Asian markets tumbled Friday on rising fears of a recession in Japan, debilitating commodity prices and global stagflation.
Japan's Nikkei fell 432 points, or 3.3%, to 12,782, just 200 points north of the 52-week low reached in late January. Hong Kong's Hang Seng fared worse, dropping 841 points, or 3.6%, to 22,501. Traders say that the new support level for that index is now 22,000 points, although they add that even this may be quickly beaten down to test 20,000 points. The lowest closing level for the index so far in 2008 is 21,757. In China, the Shanghai Composite Index lost 60 points, or 1.4%, to 4300.
"We are still in a bear market in the sense that there is no clear evidence there is anything to sustain prices," says Mark Mobius, who manages $45 billion for Franklin Templeton Investments in Singapore. "Unlike the bear market we had in 2006 where the recovery was rapid, the recovery this time will be much slower."
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Mobius adds that a dramatic fall in commodity prices would be a catalyst for a big fall in emerging markets, but that he doesn't expect that to happen any time soon. Instead, investors should be more concerned about inflation spurred by low interest rates, says Mobius.
In the past 52 weeks, the Hang Seng, the Shanghai Composite Index and the Nikkei have all dropped 30%, well surpassing the 20% decline that is the commonly accepted definition of a bear market.
In Hong Kong, market turnover soared on the heavy selling, up 18.5% from Thursday, at HK$83 billion ($10.6 billion). Most heavily sold were telecom stocks and financials, although
was heavily unloaded by investors, despite the price of oil holding up in Singapore trading. Oil was selling for $105.33 a barrel.
PetroChina dove 4.7%, to HK$10.52. According to dealers, one Japanese fund was using the dips to pick up shares in China's largest commodity play, while selling
Sinopec Shanghai Petrochemical
( SHL), a retailer. Sinopec slipped 3.4%, to HK$3.38, after Beijing officials announced there would be no hikes in the retail price of oil.
fared worst, sliding 4.9%, to HK$23.25 as momentum traders unloaded shares after the stock jumped 7.5% in the last two days trading.
fell 4.2%, to HK$110.10, and
lost 3.3%, to HK$5.55.
was one of the few gainers, rising 0.8%, to HK$17.36.
Jackson Wong, investment manager at Tanrich Securities in Hong Kong, says that telecoms may be the best stocks for those seeking bargains in the market, although he recommends caution in buying.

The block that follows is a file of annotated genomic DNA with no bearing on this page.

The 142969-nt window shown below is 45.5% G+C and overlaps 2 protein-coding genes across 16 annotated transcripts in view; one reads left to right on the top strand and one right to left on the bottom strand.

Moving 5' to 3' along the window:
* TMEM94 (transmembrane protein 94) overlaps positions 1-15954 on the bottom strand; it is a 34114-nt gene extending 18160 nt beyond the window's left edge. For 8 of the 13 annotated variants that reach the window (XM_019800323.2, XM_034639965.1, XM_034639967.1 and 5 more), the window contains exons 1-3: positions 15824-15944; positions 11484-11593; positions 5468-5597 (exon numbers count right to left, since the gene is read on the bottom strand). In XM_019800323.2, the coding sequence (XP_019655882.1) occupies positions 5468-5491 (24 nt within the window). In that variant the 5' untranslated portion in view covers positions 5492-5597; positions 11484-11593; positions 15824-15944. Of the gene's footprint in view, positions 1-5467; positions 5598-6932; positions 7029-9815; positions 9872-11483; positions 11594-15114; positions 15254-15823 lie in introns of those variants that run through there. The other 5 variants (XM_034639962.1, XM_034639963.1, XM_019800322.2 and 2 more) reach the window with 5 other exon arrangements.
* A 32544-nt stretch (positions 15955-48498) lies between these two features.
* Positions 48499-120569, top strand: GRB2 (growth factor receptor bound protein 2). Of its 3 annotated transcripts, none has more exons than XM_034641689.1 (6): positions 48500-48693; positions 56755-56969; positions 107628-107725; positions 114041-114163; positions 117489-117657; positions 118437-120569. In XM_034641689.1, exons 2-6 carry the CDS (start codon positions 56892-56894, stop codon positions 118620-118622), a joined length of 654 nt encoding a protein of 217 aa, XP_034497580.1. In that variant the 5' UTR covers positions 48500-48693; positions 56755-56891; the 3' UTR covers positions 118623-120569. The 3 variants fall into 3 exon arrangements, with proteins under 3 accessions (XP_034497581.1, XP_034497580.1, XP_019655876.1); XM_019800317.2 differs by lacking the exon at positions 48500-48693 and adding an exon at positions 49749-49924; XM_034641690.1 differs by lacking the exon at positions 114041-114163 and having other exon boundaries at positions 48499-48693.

"After the congress meetings in China there is rumor that the government will have announcements to make about the telecom industry sector," says Wong.
Wong also likes commodity stocks. "When
first quarter earnings come to a close all these natural resources will do fine. There is no doubt the earnings will be spectacular," adds Wong.
"The problem is not the demand for oil, but that producers cannot supply enough right now," says Templeton's Mobius.
After reaching a record $992.99 an ounce in New York trading Thursday, gold was selling for $982.99 an ounce in Singapore trading. The prices hikes were onto shares of gold miners, however.
lost 2.3%, to HK$10.08, while
fell 1.3%, to HK$34.25.
One reason the price increases of commodities were failing to be passed on to commodity miners and producers was fears of a global economic slowdown, traders said.
( ALBCF) held up better than most, falling just 1.2%, to HK$17.90.
On the mainland, the
People's Bank of China
announced that it would continue a policy of tightening the money supply via interest rate hikes, which sent shares lower. Some analysts now forecast an immediate hike in the reserve requirement ratio of up to 100 basis points.
Aluminum Corp of China
lost 0.5%, to 30.77 yuan, while subprime-exposed
Bank of China
dropped 1.3%, to 5.55 yuan.
In Japan, the yen was sharply higher, sending Japanese exporters spiraling. The yen was gaining to 102.00 vs. the dollar in Asian trading, more than 1 yen above what the currency was selling for in New York trading Thursday.
plummeted 5.1%, to 4610 yen, while
dropped 4.9%, to 52,600 yen. Car maker
held up little better, falling 4.2%, to 2990 yen.
Other Asian markets were selling off heavily, too. India's Bombay Sensitive Index lost 3.1%, to 16,036, while South Korea's Kospi slid 1.97%, to 1663. Taiwan's Taiex dipped 1.5%, to 8531.
Be sure to check out the Far East Portfolio at Stockpickr.com to find out which stocks in India and China are making big moves and announcing major news.
Daniel M. Harrison is a business journalist specialising in European and emerging markets, in particular Asia. He has an MBA from BI, Norway and a blog at
. He lives in New York.